I have been contacted by a number of people who are asking about their #Sticklepath House. I recommend the book “Tracing Your House History: A Guide For Family Historians” (Tracing Your Ancestors) by @GillBlanchard
For those willing to splash out a bit more there is the Zoom House History Show and follow up lectures (it looks like the 15th May show will be recorded for those signing up who can’t make it on the day). Watch out for free zoom lectures too! IF you are on Twitter join #househistoryhour on Thursdays 7-8pm.
YOUR HOUSE – There is so much to explore. What can you learn from the construction – bricks and mortar, granite, or wattle and daub. What are the windows like? Some old ones in Sticklepath slide sideways to open. Thatch or slate? What gutters are there? (It is unusual to have gutters with thatch but several Sticklepath houses have them). What evidence is there of extensions or other changes? Can you find old photographs or postcards showing your house? Are there some in your family album if you have lived there for a while, that show old decor or changes to the rooms? What are the names of people who have lived in the house? What can you find out about them? Is your house shown on old maps or can you start to date when the house was built from maps?
Trying to find your house site on old maps is a good place to start – try the National Library of Scotland Ordnance survey 25 inch to mile and other maps on that site. They make great illustrations for your file too:
Satellite images too can be useful, from the same website or Google maps etc.
Try a simple Google search using your house name and Sticklepath. You may be lucky! If your house is listed some details will be found online. In any case reading about those listed houses (the ones in our Sticklepath!) and the conservation area character appraisal 2017 can add other background.
Do you have your house deeds? If so go through each document to see what names and dates and changes to the building/garden you can find. If you don’t have the deeds, try to locate them, ask the previous owners. Try putting your house name into Devon Archive search or The National Archive Discovery search – you never know if something might pop up. A key part of deeds are the Wills or administration of those owners who died and state in their Will what is to happen to the property. IF you don’t have access to the deeds but have names of owners, search the above archives online or Gov.uk for the Wills and Probate of known owners Note there are tabs for different dates and for soldier’s wills (small charge).
You can research previous owners or occupiers lives through the census records or newspapers. What was their occupation? Did they have servants? Reports of funerals or obituaries can be especially helpful. There are many free genealogy sites, see Cyndi’s list for example. Some allow you to see there is a document but charge for seeing them. Make a note of the reference. Libraries often have free access to subscription genealogy websites. (During lockdown some were giving access at home if you had a library card).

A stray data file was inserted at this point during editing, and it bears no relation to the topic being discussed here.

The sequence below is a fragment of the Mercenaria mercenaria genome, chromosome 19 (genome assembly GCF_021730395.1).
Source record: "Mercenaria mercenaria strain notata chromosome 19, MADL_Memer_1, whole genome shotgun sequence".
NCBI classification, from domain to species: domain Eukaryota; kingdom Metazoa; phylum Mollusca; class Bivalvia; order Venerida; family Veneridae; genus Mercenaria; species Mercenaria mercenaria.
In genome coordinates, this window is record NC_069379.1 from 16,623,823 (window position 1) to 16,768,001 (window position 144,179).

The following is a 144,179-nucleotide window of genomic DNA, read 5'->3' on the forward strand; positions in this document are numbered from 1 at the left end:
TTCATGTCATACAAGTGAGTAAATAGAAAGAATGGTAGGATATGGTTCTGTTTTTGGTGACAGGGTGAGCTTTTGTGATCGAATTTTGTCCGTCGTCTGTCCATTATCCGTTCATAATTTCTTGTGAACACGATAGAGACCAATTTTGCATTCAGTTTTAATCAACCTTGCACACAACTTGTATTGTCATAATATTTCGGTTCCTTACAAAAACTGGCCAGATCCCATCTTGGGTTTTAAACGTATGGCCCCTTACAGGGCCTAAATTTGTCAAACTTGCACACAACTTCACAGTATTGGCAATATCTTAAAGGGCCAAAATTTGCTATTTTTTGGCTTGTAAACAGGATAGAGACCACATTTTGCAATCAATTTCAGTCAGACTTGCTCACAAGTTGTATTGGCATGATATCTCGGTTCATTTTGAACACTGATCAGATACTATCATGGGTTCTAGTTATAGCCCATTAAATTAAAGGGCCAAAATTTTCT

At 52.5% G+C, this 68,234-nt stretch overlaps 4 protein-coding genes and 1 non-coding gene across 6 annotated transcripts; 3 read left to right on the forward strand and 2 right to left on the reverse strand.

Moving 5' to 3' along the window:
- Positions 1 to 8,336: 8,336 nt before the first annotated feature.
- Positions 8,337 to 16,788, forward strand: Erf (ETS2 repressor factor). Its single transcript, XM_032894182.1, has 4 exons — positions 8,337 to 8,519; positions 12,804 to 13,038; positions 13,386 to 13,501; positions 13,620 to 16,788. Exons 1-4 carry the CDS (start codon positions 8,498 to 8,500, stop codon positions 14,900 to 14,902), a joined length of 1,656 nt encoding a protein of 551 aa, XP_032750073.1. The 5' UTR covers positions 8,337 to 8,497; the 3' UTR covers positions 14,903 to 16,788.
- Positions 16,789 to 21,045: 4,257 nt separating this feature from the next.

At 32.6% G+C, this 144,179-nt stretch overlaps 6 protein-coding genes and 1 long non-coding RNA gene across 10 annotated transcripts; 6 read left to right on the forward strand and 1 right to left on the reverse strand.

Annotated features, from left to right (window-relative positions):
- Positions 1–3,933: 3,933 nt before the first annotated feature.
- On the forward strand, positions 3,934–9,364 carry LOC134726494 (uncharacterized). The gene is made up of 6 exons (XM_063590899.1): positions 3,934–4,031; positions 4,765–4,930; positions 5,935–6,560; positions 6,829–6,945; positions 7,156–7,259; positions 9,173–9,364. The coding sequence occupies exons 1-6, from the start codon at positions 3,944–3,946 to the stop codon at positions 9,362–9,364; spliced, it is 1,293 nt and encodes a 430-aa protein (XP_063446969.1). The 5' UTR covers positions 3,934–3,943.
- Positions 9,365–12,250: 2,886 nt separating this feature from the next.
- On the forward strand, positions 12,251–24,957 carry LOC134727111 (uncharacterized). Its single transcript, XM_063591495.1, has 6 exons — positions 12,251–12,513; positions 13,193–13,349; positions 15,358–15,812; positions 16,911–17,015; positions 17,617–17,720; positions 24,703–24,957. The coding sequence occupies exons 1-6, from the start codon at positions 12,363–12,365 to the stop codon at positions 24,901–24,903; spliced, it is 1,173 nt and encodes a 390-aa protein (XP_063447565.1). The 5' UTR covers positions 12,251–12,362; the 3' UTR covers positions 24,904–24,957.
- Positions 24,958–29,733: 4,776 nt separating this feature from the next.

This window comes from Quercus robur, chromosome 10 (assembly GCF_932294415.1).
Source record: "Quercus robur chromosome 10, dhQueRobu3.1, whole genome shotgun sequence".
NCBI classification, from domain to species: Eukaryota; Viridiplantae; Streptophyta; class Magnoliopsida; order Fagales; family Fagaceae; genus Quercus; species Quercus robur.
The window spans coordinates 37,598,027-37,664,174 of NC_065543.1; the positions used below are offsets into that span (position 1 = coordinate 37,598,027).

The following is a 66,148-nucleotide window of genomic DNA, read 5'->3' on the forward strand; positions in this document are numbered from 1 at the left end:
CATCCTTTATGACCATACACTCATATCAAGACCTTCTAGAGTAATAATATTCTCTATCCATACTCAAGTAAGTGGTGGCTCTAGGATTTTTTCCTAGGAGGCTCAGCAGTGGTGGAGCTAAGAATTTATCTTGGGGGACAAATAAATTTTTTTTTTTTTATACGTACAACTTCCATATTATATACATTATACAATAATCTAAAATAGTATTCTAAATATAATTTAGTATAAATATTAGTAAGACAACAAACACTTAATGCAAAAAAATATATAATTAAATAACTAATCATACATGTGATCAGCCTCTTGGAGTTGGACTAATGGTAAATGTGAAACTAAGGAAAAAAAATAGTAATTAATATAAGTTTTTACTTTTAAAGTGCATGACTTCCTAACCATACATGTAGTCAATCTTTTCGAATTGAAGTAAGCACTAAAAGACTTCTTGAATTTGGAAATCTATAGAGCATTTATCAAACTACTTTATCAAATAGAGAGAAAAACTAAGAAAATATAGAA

House sale details – modern ones may still be found online. Again photos and plans can be useful images in your ‘report’. Auction details in old newspapers may be found, both for the building and lists of furniture for example. Planning documents can also be interesting and provide more details.
The Experts recommend starting from today and documenting who lives there now. Perhaps make a note of who was there on census night 2021! How long have you lived there? Where did you or your family come from and why? Are there any particular features of your house? Photograph and explain them. Or make a note to try to find out about them later if you are not sure what their origins were – showing photographs to interested people might get you answers. Photos of your rooms and garden today will certainly be interesting in 5, 10, 50, 100 years! Perhaps keep a piece of wallpaper if you change it or make a note of any structural changes you make or have made for future reference.
You can work backwards through the 1939 register and census records 1911 backwards every 10 years. (Check for the 1921 census in a year’s time!) The house may not be named though so occupier’s names may be needed. You also need to know which Parish to search, and can find helpful links on Genuki – Sampford Courtenay for most of Sticklepath, South Tawton for those on the Exeter side of the bridge, Belstone Parish for those up Skaigh Valley. The Sampford Courtenay enumerator for Sticklepath seems to have largely kept his papers in the order he visited the houses. This is not true for all. Trade Directories can also state names and addresses (look under Sampford Courtenay or the Parish as above).
Chat to current neighbours and long standing members of the community. Do they know who lived there before you? What do they remember about them? Would your close neighbours be willing to let you look at their house deeds? Deeds often note information about party walls, access rights and names of then current neighbours.
After lockdown, chat to members of Sticklepath Heritage Group who may have more ideas. Many Sticklepath houses were photographed in 1983 and the photos are in the Village Hall archive. There is also a roll of wallpaper on which most house names were written in that year, with a list of who people at that time remembered to have lived there.
Searching Google for ‘How to’ and ‘House History’ reveals many websites. For example:
Please do contact me to see if I have anything about your house – firstname.lastname@example.org (giving as much detail as you can), and I would love to hear about your progress too!
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